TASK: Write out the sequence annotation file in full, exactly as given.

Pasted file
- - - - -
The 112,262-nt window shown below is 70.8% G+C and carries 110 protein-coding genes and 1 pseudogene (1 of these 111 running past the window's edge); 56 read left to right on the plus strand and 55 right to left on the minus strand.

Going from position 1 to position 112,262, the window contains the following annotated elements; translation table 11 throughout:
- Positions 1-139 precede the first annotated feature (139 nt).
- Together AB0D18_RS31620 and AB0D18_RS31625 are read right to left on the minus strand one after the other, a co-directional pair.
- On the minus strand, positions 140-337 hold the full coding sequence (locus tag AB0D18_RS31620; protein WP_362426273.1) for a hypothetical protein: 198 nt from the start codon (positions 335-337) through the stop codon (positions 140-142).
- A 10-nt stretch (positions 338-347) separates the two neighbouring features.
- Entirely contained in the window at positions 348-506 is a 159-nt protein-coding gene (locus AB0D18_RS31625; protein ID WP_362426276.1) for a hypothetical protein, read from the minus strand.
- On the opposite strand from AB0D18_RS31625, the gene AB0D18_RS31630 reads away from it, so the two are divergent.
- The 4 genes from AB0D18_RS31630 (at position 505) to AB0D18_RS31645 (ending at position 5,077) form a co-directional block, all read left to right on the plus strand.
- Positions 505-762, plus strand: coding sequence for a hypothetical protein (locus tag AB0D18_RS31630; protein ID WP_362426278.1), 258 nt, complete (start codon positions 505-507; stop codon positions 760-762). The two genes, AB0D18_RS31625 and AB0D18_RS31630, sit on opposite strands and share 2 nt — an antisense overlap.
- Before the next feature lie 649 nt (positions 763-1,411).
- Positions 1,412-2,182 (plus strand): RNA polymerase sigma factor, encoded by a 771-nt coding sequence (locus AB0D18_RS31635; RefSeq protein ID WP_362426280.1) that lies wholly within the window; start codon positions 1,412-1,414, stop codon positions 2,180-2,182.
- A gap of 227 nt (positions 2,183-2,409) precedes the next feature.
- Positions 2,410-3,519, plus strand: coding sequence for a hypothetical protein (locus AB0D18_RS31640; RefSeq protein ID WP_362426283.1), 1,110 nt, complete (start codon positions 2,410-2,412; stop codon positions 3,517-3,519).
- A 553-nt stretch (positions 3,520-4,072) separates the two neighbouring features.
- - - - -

The 112,262-nt window shown below is 70.8% G+C and carries 110 protein-coding genes and 1 pseudogene (1 of these 111 running past the window's edge); 56 read left to right on the plus strand and 55 right to left on the minus strand.

Going from position 1 to position 112,262, the window contains the following annotated elements; translation table 11 throughout:
- Positions 1-139 precede the first annotated feature (139 nt).
- Together AB0D18_RS31620 and AB0D18_RS31625 are read right to left on the minus strand one after the other, a co-directional pair.
- On the minus strand, positions 140-337 hold the full coding sequence (locus tag AB0D18_RS31620; protein WP_362426273.1) for a hypothetical protein: 198 nt from the start codon (positions 335-337) through the stop codon (positions 140-142).
- A 10-nt stretch (positions 338-347) separates the two neighbouring features.
- Entirely contained in the window at positions 348-506 is a 159-nt protein-coding gene (locus AB0D18_RS31625; protein ID WP_362426276.1) for a hypothetical protein, read from the minus strand.
- On the opposite strand from AB0D18_RS31625, the gene AB0D18_RS31630 reads away from it, so the two are divergent.
- The 4 genes from AB0D18_RS31630 (at position 505) to AB0D18_RS31645 (ending at position 5,077) form a co-directional block, all read left to right on the plus strand.
- Positions 505-762, plus strand: coding sequence for a hypothetical protein (locus tag AB0D18_RS31630; protein ID WP_362426278.1), 258 nt, complete (start codon positions 505-507; stop codon positions 760-762). The two genes, AB0D18_RS31625 and AB0D18_RS31630, sit on opposite strands and share 2 nt — an antisense overlap.
- Before the next feature lie 649 nt (positions 763-1,411).
- Positions 1,412-2,182 (plus strand): RNA polymerase sigma factor, encoded by a 771-nt coding sequence (locus AB0D18_RS31635; RefSeq protein ID WP_362426280.1) that lies wholly within the window; start codon positions 1,412-1,414, stop codon positions 2,180-2,182.
- A gap of 227 nt (positions 2,183-2,409) precedes the next feature.
- Positions 2,410-3,519, plus strand: coding sequence for a hypothetical protein (locus AB0D18_RS31640; RefSeq protein ID WP_362426283.1), 1,110 nt, complete (start codon positions 2,410-2,412; stop codon positions 3,517-3,519).
- A 553-nt stretch (positions 3,520-4,072) separates the two neighbouring features.